Dozens of members of the military and their families have contracted the mosquito-driven Zika virus, according to the US Department of Defence.
A total of 41 military staff, including one pregnant woman, and seven family members are infected.
The Pentagon told The Independent that most cases were contracted during personal travel to 16 different countries - including Jamaica, Haiti and Brazil - as well as the US territory of Puerto Rico.
The department did not provide the status of the expectant mother and her unborn baby, but said that anybody on active duty is covered by medical insurance.
Zika often produces only mild symptoms in adults but is believed to cause microcephaly in fetuses, which means babies are born with small skulls and incomplete brain development.
There are 200 military installations in areas where the virus can be found, but the military did not provide details of where exactly they had contracted the infection. So far no analysed mosquitoes found on these 200 sites tested positive for the virus.
The US continues to monitor those bases at risk, said spokesman Air Force Major Benjamin Sakrisson, and the military is working closely with federal, state and local authorities.
“Actions taken include increased emphasis on education about personal protective measures; increased attention to mosquito surveillance and control; expanded diagnostic laboratory testing; and increased attention and preparedness in medical treatment facilities to screen, diagnose, and care for infected individuals,” Mr Sakrisson told The Independent.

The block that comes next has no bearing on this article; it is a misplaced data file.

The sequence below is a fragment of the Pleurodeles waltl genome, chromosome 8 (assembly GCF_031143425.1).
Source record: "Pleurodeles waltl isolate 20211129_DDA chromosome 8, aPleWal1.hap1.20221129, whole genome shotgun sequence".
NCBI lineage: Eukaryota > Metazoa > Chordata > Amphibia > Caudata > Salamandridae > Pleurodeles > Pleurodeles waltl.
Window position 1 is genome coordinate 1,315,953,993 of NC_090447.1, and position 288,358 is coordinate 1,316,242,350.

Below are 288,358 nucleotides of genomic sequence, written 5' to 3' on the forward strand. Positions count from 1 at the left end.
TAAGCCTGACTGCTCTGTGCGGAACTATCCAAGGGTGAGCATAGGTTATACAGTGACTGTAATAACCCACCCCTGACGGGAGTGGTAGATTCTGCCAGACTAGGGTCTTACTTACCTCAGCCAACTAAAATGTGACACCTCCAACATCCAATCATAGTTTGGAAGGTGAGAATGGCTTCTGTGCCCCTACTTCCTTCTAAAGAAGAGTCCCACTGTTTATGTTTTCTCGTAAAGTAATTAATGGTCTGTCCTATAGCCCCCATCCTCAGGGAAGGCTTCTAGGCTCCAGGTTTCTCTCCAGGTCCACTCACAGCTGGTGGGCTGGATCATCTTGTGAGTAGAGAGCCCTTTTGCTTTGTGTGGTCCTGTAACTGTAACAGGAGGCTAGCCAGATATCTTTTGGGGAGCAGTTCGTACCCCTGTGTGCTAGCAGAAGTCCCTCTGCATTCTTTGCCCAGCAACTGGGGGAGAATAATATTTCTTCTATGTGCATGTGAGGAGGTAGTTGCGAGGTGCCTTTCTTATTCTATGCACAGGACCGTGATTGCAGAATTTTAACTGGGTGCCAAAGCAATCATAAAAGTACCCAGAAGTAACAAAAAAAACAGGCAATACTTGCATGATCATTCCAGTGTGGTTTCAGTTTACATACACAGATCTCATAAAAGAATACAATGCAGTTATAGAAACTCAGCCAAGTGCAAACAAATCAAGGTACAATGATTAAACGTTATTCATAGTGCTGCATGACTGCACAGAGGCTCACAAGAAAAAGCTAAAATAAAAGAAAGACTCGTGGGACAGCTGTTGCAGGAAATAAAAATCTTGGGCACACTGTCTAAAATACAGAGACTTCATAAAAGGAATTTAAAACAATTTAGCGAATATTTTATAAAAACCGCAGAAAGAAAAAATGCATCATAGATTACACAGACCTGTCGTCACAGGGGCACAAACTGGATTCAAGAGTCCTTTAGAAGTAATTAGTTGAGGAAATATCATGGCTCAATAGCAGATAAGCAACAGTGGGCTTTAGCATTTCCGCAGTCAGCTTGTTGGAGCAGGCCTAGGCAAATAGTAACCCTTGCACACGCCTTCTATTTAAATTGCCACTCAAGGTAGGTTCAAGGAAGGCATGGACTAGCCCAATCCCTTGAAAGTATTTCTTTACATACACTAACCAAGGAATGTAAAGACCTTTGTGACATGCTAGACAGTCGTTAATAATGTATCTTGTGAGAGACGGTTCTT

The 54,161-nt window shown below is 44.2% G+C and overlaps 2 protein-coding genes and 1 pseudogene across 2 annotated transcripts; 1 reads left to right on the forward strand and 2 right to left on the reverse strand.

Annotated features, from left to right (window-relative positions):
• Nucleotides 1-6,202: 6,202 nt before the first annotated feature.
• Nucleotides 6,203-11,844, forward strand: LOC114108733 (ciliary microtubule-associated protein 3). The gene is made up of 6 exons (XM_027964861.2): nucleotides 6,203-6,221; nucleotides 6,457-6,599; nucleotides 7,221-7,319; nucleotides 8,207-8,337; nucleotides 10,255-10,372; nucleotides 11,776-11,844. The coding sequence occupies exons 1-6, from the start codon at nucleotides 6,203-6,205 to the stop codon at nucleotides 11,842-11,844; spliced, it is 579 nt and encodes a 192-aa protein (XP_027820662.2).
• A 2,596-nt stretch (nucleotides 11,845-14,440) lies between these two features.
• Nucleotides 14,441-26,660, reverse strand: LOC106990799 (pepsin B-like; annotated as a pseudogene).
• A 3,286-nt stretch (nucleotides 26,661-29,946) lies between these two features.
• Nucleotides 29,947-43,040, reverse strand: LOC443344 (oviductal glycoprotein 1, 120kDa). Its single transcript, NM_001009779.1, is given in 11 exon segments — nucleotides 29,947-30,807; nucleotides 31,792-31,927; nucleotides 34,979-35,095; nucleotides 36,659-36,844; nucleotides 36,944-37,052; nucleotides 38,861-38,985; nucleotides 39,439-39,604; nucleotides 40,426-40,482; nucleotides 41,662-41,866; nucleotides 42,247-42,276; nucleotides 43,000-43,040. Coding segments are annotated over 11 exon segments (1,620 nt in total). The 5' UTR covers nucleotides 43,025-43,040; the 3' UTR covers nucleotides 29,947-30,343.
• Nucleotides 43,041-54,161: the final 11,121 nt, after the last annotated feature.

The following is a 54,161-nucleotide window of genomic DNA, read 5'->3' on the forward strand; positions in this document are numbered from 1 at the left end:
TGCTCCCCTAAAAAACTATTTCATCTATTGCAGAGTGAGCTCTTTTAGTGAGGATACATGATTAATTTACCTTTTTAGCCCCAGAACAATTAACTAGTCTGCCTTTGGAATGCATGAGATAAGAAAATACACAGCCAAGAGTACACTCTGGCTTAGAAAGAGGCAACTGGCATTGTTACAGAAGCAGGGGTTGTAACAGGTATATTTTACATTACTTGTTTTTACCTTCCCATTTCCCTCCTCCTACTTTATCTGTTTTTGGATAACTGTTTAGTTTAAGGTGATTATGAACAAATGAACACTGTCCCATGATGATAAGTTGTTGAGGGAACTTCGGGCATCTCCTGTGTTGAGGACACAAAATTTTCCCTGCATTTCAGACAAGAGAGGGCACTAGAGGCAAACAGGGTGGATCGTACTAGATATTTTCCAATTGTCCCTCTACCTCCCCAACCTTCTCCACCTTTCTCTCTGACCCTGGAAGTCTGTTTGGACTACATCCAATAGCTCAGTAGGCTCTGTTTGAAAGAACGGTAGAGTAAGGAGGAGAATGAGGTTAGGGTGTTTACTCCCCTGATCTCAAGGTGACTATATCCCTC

Data from the Centres for Disease Control and Prevention found that there have been 1,658 reported cases of Zika within the continental US and Hawaii, as of 27 July.
The majority of those cases - 1,642 - were contracted outside the US. 15 cases are thought to have been transmitted via sexual intercourse.
The first case of Zika being contracted via sex was reported in February in Dallas.
The news comes as the state of Florida has confirmed that 15 people contracted the infection through indigenous mosquitoes.
The first case of female-to-male Zika transmission was confirmed in New York in July, and the first person to die of the virus in continental US happened in Utah the same month.
Congress has still not approved close to $2 billion worth of emergency funding to fight Zika, and the debate on that funding has stalled since February.
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